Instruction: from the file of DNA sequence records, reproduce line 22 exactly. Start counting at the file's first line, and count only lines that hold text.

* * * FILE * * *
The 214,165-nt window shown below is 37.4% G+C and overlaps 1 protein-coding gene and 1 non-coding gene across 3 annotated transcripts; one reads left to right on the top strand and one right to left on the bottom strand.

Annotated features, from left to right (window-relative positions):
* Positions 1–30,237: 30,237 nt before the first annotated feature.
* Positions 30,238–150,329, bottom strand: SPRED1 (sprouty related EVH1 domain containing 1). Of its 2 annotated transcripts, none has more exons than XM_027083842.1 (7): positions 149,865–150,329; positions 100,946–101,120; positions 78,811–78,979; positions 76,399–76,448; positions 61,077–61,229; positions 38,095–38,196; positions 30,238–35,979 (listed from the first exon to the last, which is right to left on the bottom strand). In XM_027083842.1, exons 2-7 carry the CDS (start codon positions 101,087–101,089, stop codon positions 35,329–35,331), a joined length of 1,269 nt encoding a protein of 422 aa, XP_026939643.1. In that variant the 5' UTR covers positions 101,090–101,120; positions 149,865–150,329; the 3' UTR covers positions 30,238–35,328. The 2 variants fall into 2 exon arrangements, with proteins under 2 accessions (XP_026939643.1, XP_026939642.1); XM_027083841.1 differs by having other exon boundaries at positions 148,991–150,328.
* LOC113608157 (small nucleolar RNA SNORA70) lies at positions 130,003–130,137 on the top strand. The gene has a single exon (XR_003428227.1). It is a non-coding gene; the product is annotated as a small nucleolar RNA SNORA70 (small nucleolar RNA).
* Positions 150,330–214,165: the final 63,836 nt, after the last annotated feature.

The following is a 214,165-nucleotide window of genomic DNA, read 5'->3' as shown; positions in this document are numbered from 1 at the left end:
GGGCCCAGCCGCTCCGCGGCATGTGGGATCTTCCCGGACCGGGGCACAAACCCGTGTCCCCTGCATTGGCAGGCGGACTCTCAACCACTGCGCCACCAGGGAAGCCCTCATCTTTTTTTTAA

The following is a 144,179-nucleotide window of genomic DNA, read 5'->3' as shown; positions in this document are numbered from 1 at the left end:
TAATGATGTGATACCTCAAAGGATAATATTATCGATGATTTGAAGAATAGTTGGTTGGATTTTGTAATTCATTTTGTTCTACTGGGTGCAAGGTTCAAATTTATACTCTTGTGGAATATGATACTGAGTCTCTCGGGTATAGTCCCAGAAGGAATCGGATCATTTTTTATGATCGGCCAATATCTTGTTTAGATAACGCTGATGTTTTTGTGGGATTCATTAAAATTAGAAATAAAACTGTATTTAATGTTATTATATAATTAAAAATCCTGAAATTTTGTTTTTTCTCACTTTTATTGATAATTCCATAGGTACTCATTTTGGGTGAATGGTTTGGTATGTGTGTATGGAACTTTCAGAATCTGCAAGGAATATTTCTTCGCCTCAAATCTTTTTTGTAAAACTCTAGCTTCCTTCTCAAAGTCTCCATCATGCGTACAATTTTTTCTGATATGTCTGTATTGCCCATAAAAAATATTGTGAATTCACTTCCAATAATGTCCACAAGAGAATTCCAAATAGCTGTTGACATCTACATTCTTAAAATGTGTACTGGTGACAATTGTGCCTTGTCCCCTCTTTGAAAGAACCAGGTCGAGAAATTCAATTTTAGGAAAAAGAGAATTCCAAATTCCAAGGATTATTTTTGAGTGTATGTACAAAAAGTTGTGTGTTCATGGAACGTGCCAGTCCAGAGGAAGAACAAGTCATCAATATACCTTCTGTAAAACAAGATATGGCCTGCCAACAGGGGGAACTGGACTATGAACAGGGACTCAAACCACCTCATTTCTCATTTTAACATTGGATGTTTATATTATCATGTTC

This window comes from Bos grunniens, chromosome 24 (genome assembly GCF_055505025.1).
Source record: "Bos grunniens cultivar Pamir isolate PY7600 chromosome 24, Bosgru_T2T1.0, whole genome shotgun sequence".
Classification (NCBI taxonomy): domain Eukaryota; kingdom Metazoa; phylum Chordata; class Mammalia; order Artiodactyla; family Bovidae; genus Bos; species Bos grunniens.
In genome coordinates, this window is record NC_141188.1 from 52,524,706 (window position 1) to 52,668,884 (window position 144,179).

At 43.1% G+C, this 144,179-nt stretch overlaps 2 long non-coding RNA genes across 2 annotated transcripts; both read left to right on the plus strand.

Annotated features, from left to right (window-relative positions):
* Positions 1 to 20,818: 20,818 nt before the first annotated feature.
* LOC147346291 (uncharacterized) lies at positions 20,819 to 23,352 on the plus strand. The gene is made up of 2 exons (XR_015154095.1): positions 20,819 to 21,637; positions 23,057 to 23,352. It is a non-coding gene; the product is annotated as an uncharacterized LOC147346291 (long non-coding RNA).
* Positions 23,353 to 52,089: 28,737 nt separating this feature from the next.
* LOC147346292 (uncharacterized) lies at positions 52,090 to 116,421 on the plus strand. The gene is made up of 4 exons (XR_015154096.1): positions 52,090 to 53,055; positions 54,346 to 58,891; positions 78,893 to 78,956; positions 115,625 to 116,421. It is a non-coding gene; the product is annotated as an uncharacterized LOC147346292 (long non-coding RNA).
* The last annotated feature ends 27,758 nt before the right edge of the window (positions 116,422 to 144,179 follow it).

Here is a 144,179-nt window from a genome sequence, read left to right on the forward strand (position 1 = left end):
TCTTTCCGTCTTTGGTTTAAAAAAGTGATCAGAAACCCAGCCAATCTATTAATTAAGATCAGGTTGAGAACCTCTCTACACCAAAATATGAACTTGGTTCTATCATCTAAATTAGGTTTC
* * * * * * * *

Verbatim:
Here is a 144,179-nt window from a genome sequence, read left to right on the forward strand (position 1 = left end):